The contract will be substantial because the precision guidance kits will be made to fit into all existing 155-millimeter artillery shells used by the United States and NATO. The artillery rounds -- 3 feet tall and 10 inches wide -- would receive new screw-on tips, which are actually precision guidance kits that provide new satellite-guidance capability, wings that deploy mid-flight and mini brakes that can help steer the shells in the desired direction. The idea is precision targeting, even though the target may be 20 miles away.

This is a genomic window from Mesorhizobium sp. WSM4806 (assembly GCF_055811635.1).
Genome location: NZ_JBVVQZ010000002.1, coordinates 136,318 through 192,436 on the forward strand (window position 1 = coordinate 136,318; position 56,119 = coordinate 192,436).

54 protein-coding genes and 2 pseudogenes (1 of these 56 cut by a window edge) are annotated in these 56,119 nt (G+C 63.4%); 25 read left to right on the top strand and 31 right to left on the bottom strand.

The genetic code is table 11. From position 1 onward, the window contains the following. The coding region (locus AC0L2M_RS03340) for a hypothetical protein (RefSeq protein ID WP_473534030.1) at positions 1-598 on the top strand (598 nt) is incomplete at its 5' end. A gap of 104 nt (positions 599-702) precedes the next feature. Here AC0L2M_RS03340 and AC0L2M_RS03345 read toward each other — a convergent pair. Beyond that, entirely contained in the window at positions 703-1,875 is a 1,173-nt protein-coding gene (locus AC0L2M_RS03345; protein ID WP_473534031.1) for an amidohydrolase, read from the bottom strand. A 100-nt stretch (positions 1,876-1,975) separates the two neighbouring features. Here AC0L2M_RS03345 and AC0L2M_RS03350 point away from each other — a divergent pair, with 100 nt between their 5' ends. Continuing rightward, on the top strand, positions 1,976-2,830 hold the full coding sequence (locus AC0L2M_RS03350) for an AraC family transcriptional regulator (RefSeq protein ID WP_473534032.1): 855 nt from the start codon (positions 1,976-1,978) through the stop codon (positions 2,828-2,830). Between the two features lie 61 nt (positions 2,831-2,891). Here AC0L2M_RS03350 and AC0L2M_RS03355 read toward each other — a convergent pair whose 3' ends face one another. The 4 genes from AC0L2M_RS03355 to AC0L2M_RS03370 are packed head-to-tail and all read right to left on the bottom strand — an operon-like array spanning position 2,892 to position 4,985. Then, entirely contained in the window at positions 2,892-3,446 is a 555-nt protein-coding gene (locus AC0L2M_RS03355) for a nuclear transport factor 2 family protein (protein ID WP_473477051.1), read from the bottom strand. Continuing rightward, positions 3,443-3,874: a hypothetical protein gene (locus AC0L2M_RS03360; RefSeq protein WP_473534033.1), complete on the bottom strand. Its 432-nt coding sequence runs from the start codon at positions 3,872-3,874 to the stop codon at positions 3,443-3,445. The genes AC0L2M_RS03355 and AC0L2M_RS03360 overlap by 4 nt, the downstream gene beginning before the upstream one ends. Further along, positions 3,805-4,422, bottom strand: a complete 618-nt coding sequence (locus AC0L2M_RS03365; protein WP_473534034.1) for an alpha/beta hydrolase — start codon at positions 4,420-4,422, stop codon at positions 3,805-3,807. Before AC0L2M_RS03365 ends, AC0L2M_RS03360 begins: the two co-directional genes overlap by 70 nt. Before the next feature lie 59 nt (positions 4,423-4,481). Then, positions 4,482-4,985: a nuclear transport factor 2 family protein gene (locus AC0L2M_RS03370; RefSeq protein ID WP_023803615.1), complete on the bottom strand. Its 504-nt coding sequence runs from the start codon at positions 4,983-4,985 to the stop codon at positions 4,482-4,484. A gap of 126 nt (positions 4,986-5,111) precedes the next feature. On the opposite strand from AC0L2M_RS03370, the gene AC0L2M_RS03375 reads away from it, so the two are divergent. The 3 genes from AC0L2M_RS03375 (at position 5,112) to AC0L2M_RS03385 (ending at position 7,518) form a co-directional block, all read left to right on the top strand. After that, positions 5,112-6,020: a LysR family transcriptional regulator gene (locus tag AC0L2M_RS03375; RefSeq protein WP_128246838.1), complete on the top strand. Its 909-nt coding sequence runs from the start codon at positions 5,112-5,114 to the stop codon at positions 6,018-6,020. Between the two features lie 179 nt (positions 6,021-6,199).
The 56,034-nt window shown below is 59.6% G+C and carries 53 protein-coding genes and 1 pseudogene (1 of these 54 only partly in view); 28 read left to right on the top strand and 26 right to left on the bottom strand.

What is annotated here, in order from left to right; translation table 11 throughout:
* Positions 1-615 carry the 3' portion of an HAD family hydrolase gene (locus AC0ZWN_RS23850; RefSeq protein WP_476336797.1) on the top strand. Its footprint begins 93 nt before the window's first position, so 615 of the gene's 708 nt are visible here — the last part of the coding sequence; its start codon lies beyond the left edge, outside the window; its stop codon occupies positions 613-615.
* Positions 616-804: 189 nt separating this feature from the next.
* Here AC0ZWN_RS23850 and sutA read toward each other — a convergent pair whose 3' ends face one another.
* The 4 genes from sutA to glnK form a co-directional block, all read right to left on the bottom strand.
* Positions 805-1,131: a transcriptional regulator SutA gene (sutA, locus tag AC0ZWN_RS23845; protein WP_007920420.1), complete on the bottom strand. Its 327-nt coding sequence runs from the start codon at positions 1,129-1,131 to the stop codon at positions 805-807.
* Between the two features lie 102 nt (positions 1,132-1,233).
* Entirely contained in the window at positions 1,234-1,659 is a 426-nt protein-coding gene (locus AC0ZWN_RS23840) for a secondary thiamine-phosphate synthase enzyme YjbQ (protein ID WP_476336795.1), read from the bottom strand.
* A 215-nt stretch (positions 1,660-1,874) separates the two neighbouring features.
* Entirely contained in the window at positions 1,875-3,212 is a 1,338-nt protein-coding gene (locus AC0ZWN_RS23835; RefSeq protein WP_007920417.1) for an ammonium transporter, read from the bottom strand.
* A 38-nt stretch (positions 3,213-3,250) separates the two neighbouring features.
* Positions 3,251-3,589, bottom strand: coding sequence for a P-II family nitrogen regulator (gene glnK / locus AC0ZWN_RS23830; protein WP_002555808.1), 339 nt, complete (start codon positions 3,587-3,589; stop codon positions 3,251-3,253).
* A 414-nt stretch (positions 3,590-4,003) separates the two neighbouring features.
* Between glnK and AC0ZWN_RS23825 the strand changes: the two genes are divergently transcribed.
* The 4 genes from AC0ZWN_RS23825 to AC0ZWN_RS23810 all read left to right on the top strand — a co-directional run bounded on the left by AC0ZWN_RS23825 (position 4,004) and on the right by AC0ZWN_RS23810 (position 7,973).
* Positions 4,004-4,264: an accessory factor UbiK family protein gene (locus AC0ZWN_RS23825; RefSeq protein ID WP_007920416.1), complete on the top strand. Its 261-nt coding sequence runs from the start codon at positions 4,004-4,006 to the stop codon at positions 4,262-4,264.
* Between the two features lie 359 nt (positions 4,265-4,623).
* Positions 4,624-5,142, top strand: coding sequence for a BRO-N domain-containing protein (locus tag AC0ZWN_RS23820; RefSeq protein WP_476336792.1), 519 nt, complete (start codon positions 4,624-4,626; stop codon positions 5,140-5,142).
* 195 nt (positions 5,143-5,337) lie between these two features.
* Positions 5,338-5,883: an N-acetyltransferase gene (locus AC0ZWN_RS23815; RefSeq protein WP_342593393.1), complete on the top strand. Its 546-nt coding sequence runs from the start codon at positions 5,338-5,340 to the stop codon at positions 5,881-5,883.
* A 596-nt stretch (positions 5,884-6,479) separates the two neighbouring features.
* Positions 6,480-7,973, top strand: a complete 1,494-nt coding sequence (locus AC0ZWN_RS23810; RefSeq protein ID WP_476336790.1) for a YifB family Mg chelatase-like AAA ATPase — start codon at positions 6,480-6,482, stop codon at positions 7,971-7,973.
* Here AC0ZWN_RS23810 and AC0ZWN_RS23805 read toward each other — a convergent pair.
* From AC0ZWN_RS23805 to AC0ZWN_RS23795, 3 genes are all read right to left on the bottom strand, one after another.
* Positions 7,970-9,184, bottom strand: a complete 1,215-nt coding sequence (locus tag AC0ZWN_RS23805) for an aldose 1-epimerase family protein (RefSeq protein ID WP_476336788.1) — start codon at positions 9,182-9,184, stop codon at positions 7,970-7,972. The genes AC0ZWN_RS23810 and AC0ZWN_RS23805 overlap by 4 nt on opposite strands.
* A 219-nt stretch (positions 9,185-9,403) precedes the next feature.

The retrofitting of existing shells is expected to be much less expensive than the manufacture of precision shells.
BAE programs director Jim Unterseher has said that it costs less than $5,000 to manufacture a guided "screw-on" fuze for an existing artillery round, while it would cost "tens of thousands" to make a single "smart" round from scratch.
The advantages are obvious- more precise artillery will mean less rounds needed to harm the enemy and less chance of collateral damage.